The response to the HHS mandate concerning insurance and contraception has been shocking to many, as they realize that there is a yawning rift in the American population between those who understand the Constitution and those who don’t, and between those who consider sexual morality an important element of our cultural fabric and those who don’t. For as many who wish to confine the discussion to that of religious liberty—which it clearly is—there are those who welcome this timely discussion concerning the Church’s teaching on sexual ethics. In all honesty, how often will we find millions of people pondering the topic—not only focusing on it, but thrashing it with a passion that borders on obsession?
It’s been distressing, though, to follow these discussions, for it quickly becomes obvious that the average American has quite a disparaging view of authority. Most resent any who would insert themselves into their decision-making process, because each person’s choices are deeply personal and the result of a ritualized blend of relativism, utility and sentiment. Various transcendent views may be thrown in the mix, but they’re usually not subject to any recognizable creed—for such a static approach to life would prove stifling.
Ultimately, that classic American icon—the rugged individual—reigns supreme, and sadly, that individual has determined that sexual libertinism is his right. Not only has he resolved that he has the right to be promiscuous, but his promiscuity must be barren and uncomplicated. The supreme irony is lost on this principled individual, of course, that other rugged souls—the Catholic’s—have their own principles which proscribe them from subsidizing his behavior, and in light of this brazen thick-headedness, we must ask why.
The answer lies in effects of sin in our lives. The Church teaches that original sin has three consequences: it results in disordered passions, a weakening of the will, and the darkening of the intellect. As we consider those effects in the abstract, we must conclude that a country which has countenanced the killing of millions of babies and shows no signs of adjusting its legal code, which has such a deeply confused understanding of marriage that it is attempting to legally redefine it, and which refuses to differentiate between virtue and vice in the formation of its children is very, very far from God. And a society that embraces such depravity must be populated with many deeply confused individuals.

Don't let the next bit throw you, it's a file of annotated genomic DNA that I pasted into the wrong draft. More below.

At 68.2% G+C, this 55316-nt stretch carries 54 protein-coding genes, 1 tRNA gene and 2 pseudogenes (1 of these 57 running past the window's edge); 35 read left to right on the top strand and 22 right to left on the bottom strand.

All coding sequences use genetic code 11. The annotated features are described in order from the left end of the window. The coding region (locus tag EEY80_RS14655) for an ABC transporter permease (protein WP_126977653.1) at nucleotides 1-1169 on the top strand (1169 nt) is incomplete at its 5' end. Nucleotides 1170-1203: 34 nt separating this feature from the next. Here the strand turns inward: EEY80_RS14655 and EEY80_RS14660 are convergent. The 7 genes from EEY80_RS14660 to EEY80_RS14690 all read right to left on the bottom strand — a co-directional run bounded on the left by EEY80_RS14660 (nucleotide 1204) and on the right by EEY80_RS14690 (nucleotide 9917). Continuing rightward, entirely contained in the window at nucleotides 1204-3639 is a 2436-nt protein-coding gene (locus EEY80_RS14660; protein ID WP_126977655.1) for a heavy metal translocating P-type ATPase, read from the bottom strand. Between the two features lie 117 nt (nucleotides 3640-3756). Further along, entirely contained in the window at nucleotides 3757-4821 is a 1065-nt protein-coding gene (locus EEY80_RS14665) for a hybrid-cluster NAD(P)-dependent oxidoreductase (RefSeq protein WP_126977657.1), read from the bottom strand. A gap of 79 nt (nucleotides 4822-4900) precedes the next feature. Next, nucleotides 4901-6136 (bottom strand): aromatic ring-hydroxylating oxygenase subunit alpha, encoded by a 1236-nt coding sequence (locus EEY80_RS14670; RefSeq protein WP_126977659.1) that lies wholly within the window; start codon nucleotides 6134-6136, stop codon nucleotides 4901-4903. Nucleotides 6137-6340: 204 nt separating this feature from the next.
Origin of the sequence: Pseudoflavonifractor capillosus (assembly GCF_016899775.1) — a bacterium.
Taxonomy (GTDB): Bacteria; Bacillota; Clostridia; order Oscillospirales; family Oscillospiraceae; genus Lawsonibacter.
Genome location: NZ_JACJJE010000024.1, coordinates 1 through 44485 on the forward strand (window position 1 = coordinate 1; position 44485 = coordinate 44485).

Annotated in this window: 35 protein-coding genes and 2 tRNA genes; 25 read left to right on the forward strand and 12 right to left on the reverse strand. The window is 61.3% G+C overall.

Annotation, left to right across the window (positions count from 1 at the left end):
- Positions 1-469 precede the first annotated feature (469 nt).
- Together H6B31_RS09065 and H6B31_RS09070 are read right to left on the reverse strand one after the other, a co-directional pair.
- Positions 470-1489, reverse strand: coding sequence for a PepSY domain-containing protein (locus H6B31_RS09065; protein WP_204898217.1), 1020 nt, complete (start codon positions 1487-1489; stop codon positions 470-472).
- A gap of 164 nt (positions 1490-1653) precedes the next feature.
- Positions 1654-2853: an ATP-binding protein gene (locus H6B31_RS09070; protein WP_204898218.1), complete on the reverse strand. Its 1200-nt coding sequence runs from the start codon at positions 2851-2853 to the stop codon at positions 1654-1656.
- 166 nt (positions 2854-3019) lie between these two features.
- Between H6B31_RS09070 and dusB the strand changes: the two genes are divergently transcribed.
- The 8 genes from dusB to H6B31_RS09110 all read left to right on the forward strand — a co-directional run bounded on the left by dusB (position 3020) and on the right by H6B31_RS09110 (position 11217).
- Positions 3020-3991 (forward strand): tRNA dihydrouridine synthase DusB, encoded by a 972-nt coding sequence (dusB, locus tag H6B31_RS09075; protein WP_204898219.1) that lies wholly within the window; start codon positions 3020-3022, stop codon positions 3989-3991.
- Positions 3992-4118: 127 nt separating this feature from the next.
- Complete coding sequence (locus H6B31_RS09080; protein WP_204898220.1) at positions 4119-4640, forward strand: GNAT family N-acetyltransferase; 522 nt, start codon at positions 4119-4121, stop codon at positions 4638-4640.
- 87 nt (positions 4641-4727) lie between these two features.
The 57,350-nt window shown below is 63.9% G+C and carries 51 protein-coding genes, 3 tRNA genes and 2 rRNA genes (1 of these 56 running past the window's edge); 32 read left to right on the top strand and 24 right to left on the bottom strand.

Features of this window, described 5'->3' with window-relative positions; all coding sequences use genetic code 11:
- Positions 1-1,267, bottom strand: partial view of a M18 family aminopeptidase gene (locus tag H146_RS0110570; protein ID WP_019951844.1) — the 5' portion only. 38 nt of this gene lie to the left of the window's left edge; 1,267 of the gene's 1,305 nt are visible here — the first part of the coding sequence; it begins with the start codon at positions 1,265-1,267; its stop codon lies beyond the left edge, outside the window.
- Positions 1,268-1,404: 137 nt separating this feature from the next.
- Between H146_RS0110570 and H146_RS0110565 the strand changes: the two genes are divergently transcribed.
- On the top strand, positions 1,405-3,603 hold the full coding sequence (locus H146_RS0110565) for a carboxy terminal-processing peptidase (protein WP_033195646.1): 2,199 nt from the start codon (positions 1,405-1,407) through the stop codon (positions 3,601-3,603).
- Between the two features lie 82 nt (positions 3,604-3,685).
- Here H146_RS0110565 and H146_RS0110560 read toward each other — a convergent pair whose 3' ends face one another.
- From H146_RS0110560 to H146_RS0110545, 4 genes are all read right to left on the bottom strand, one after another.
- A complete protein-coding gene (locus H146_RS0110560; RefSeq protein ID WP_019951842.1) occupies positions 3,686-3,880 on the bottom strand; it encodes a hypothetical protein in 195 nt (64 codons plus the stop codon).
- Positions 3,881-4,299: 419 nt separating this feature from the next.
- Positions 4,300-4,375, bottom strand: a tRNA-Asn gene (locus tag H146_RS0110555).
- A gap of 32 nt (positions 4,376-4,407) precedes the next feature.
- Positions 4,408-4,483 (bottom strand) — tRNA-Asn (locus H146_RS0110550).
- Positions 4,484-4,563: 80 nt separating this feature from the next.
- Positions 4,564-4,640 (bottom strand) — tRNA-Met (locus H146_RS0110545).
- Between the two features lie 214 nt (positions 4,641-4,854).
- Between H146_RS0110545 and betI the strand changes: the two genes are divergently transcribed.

That is why when reasoned arguments are raised concerning the rights of conscience and the power of the state, they are met with hysterical screeds about religious bullies. Furthermore when legislation is crafted to guarantee that those distinct rights are protected, obfuscation follows, shifting the argument to fiscal concerns and the popularity of Catholic teaching—both non sequitors to the issue at hand.
Truthfully, prudence and respect for others can bring people to widely differing views, and a republic should be able to deal with them peacefully. Unfortunately, when sober propositions about ethical principles are met with frenzied passion, it confirms that this question of conscience cuts two ways, and those who cannot discuss the topic rationally may indeed have a problem with conscience—their own.
The Church’s understanding of sexual intimacy is built on self control, human dignity and theological consistency, and yet each of these is a hot-button issue with those who deeply resent the existence of any moral authority in their midst. Therefore, in listening to the shrill arguments that seek to drown out the very concerns of others, we’re facing far more than a problem with contraception, for when God loses authority, everyone’s conscience suffers.